Three tiny Australian satellites will soon make their space debut.

The locally-designed research satellites will soon be on their way to the International Space Station, where they will be deployed into orbit to explore the thermosphere - a little-understood region above Earth.

The trio is part of an international mission known as QB50, which will see a swarm of 50 small satellites – “cubesats” that weigh about two kilos each – carry out the most extensive measurements ever undertaken of the region between 200 and 380 km above Earth.

The thermosphere is vital for communications, weather formation and helps shield Earth from cosmic rays and solar radiation.

This region is the interface between our planet and space, and is where much of the ultraviolet and X-ray radiation from the Sun collides with the Earth. These interactions can generate auroras and potential hazards that can affect power grids and communications

The Australian cubesats are;

University of NSW’s UNSW-Ec0, which will study the atomic composition of the thermosphere

University of Sydney, UNSW and the Australian National University’s INSPIRE-2, a joint project which will measure the electron temperature and density of plasma in the region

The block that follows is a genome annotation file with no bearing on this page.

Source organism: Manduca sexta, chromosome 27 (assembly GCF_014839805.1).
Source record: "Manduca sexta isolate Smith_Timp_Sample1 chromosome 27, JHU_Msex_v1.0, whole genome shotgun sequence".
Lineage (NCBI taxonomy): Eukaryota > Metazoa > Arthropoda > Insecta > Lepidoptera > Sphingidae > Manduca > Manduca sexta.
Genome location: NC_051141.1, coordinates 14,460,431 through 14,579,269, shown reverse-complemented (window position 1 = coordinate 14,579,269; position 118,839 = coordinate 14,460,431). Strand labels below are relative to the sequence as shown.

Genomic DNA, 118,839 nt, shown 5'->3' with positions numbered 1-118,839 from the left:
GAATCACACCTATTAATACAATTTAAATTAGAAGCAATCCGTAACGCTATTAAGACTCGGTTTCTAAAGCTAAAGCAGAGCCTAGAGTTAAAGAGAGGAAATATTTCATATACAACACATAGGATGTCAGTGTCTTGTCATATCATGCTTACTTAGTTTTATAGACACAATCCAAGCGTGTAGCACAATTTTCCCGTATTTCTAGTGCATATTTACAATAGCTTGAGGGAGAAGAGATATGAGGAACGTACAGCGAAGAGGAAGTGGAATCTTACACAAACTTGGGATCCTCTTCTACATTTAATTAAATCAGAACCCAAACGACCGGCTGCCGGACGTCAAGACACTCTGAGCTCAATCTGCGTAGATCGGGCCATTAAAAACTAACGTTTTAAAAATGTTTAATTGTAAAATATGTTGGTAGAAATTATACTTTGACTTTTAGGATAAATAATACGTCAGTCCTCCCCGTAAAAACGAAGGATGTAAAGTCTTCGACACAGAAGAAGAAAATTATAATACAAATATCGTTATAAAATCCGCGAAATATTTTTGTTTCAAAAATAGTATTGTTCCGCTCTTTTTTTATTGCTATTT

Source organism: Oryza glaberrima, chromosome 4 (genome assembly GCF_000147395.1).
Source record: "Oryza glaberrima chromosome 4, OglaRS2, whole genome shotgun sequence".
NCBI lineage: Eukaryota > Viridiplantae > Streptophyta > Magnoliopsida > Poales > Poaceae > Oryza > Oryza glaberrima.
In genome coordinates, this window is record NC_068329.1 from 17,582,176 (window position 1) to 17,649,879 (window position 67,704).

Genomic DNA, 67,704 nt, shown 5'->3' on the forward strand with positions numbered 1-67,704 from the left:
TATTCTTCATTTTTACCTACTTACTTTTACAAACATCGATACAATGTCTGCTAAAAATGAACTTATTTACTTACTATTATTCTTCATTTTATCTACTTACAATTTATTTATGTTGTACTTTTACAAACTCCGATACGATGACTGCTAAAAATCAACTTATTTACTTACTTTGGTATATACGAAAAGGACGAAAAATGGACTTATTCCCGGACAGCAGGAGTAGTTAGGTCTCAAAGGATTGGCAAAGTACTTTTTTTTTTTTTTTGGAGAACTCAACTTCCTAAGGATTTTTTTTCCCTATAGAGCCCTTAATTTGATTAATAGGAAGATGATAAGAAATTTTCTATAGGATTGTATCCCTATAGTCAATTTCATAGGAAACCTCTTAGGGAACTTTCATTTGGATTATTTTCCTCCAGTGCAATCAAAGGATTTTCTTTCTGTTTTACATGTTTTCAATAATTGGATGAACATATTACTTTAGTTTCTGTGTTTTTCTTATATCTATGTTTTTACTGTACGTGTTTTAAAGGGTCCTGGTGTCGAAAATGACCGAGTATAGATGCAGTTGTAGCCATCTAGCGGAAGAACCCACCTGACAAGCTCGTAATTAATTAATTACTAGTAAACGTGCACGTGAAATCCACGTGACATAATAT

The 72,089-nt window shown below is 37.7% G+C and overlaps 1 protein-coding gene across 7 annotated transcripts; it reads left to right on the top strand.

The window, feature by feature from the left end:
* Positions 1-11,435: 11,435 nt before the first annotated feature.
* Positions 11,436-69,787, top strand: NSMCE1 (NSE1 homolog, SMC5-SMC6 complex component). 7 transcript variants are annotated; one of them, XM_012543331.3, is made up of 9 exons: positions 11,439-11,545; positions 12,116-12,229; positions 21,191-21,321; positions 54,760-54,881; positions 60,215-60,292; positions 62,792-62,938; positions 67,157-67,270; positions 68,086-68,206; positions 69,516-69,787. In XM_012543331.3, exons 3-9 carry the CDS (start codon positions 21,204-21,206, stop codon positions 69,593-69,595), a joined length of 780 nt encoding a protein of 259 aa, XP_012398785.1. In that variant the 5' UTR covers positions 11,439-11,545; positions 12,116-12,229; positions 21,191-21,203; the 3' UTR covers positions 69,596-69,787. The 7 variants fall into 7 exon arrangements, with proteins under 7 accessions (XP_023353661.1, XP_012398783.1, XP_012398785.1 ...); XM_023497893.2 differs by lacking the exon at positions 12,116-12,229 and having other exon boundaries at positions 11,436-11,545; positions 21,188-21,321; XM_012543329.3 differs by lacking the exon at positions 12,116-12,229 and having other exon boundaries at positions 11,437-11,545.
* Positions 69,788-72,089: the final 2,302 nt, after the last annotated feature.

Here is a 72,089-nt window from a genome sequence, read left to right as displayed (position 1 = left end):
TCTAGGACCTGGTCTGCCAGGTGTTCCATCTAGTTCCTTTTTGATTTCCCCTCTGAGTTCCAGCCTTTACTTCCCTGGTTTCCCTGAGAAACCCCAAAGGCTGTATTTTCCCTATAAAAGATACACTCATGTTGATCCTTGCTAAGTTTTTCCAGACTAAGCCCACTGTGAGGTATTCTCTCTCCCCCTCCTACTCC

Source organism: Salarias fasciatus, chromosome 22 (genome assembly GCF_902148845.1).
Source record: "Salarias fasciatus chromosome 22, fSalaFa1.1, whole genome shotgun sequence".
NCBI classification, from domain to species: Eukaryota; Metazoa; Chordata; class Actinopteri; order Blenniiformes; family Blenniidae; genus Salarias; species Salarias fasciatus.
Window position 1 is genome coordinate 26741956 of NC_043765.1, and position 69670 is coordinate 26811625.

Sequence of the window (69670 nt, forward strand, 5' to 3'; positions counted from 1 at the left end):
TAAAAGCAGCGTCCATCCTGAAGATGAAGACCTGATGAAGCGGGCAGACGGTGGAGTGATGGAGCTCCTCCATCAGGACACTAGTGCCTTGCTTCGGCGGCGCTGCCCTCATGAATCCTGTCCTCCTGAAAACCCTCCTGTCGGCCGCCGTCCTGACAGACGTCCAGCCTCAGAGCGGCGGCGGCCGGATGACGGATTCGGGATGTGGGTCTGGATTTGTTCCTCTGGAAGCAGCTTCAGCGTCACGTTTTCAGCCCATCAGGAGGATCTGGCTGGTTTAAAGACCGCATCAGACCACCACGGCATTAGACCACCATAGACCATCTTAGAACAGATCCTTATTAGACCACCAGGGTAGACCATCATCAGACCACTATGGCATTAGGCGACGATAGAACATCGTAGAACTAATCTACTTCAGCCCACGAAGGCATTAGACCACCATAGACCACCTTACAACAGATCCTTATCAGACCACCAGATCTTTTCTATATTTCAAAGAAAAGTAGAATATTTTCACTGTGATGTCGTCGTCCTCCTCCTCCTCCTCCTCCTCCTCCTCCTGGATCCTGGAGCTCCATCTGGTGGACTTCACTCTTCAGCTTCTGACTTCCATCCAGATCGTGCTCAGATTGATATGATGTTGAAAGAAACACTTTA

University of Adelaide and the University of South Australia’s SUSat.

They are the first Australian satellites to be deployed from the International Space Station.

All three satellites, along with 37 other QB50 cubesats, will be sent up to the International Space Station on December 30 2016 by an Orbital ATK Antares rocket from Wallops Island, Virginia, inside a Cygnus cargo freighter.

The cubesats will be deployed from the ISS between about a month after arrival, drifting down from the ISS’s orbit of 380 km toward the target region.

Experts say it is the most extensive exploration of the lower thermosphere ever, and will collect measurements in the kind of detail never before tried.

The satellites will operate for 3-9 months before their orbits decay and they burn up in the atmosphere.

Each cubesat also carries other instruments with its own engineering and scientific goals.

UNSW-Ec0, for example, has three other experiments: a robust computer chip designed to avoid crashing in the harsh radiation of space, as some satellites and space probes are forced to do when hit by cosmic rays; a space-borne GPS to allow satellites to cluster together in swarms; and test a super-reliable computer microkernel in the harsh radiation of space.